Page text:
Nadira Babbar, Makarand Deshpande, Tom Alter will read out their stories and poems at a storytelling event
Nadira Babbar, Makarand Deshpande, Tom Alter
Makarand Deshpande at an earlier Kahanikar event
"In The previous chapter, I was a tad apprehensive about going up and reading my story out as the people who read before me were absolutely brilliant. I felt that my reading, after theirs, would be rather tame. But then, when I went ahead anyway, I realised how their session inspired me to deliver my story better," recalls actor, director and writer Makarand Deshpande, who will be reading out a fresh story at the next session of Kahanikar, a storytelling and poetry recital event.
Deshpande says that he was moved by the enthusiasm of the founders of Kahanikar, Shweta Nadkarni and Sumeet Pathak, who were organising the event as a non-profit for the love of literature.
"The idea is fantastic. Everyone has a story to tell, and not every story can be a play or a novel but you can share it with people through an event like this. At the last event, there were people from diverse backgrounds with stories that told us so much," he says.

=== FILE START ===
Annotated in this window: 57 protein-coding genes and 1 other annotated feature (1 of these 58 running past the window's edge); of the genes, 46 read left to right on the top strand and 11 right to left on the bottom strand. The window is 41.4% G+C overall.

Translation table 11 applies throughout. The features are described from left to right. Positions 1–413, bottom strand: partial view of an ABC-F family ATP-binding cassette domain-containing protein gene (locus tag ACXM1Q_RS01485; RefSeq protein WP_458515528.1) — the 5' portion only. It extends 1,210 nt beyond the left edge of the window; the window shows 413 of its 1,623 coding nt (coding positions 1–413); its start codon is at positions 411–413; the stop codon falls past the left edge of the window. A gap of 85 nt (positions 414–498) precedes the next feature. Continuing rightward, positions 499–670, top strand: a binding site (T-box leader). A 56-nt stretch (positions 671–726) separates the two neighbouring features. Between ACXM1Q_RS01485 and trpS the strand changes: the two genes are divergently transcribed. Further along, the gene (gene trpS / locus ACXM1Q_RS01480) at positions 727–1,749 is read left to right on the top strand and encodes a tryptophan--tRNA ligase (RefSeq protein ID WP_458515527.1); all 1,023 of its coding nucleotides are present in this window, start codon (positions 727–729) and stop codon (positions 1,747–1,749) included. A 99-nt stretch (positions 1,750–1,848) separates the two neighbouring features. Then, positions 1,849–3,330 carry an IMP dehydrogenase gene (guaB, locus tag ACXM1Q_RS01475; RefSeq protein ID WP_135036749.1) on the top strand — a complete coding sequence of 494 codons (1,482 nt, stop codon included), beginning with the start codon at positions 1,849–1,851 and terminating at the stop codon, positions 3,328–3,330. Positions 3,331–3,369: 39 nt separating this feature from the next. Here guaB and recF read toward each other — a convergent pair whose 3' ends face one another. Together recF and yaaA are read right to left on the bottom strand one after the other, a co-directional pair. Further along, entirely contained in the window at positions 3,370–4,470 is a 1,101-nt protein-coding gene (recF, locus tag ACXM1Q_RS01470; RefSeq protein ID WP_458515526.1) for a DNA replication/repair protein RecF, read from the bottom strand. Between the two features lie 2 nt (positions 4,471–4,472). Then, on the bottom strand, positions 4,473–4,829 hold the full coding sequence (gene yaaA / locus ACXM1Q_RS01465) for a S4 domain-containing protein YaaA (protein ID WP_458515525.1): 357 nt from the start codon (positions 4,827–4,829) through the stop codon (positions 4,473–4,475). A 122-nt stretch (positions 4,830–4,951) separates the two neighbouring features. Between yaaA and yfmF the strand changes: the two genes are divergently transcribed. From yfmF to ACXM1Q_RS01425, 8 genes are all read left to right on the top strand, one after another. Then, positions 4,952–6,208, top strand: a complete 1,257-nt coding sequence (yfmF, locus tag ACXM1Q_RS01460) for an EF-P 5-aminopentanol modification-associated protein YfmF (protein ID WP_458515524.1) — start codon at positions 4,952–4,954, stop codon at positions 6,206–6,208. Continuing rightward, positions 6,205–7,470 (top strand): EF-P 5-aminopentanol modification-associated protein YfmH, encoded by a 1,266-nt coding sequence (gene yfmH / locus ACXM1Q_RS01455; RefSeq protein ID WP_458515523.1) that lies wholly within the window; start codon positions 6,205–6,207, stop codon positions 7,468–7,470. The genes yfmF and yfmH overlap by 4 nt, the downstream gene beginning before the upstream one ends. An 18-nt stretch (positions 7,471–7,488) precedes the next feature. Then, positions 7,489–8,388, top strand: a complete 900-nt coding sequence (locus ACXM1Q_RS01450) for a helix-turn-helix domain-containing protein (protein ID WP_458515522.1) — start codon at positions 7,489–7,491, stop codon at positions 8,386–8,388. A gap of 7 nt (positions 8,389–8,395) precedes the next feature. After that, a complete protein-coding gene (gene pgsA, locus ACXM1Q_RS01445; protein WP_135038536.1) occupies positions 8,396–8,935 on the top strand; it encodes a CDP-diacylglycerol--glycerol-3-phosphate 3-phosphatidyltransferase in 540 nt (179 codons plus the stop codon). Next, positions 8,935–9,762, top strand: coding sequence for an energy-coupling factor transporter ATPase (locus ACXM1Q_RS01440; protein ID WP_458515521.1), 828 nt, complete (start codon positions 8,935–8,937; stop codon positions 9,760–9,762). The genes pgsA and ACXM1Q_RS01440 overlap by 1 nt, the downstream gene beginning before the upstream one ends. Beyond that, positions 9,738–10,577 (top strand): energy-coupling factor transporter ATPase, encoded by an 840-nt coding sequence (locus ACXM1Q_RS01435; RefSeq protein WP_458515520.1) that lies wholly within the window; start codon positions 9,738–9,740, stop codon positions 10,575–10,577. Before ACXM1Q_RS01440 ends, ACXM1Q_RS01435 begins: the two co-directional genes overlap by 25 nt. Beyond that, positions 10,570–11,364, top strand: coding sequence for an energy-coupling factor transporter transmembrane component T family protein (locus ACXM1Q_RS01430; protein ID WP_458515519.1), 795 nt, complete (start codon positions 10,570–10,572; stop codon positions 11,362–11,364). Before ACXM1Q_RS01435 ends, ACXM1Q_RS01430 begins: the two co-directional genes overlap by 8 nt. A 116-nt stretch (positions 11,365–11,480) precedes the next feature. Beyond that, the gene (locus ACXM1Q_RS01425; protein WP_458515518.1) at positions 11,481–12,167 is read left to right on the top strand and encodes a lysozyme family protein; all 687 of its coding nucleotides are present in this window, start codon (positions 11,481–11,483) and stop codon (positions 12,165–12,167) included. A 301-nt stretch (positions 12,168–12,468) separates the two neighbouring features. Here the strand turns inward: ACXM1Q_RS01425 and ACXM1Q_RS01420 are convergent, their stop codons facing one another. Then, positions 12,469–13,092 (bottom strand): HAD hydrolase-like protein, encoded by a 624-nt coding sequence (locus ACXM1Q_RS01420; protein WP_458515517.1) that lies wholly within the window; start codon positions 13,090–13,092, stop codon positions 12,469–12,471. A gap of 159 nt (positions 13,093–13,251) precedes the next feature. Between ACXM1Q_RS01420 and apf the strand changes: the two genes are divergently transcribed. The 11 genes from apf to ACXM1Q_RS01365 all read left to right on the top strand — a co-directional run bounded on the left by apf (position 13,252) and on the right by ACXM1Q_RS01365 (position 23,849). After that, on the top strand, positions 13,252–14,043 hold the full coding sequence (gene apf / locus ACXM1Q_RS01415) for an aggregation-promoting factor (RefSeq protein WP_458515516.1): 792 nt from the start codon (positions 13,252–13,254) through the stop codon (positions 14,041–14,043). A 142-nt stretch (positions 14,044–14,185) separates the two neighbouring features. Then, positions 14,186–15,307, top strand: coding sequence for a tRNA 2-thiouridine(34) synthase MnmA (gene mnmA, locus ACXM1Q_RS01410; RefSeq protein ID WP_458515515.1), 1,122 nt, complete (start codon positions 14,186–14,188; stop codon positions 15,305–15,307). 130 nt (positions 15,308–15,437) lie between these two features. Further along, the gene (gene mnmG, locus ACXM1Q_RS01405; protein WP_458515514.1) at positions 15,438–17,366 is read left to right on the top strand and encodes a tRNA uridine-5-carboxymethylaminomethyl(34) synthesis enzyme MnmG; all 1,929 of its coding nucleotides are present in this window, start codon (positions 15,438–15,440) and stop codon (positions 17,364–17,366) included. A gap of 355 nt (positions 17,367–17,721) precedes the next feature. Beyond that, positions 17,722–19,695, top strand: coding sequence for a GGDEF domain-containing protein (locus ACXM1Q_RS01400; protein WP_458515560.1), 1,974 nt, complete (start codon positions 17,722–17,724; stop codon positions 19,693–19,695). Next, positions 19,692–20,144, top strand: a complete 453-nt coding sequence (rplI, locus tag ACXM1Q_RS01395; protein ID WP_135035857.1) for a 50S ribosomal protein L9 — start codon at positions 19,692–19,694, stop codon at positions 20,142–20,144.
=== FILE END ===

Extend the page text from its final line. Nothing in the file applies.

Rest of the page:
Nadkarni says that Kahanikar started as a coffee table conversation among a few friends discussing their recently written short stories and poems. "It transformed into an idea to create a platform that would allow aspiring writers to express their original writings freely," she explained.
The first chapter of Kahanikar was in August this year. This edition, Nadkarni says, will introduce Mausiqui (Music) along with Kahani and Kavita with a theme of Old meets New. While the new (original writings) will be expressed through poetry and storytelling by the guests and open mic speakers, music will feature melodious recitations of works of legends.
Theatre veteran Nadira Babbar, who will be reading out from her plays and her collection of poems that she has never shared before, recalls that this tradition of sharing fresh new stories is something that she has grown up with. "My parents were an instrumental part of the Progressive Writers Movement (PWA). Growing up, I have seen gatherings in my home where new writers read out their works. I only started paying attention once I grew up a little," she says. She also points out that it is important to have a space for storytelling that is not commercial.
The guest list this time is an attractive one with Tom Alter, Seema Pahwa, Obaid Azm Azmi apart from Babbar and Deshpande.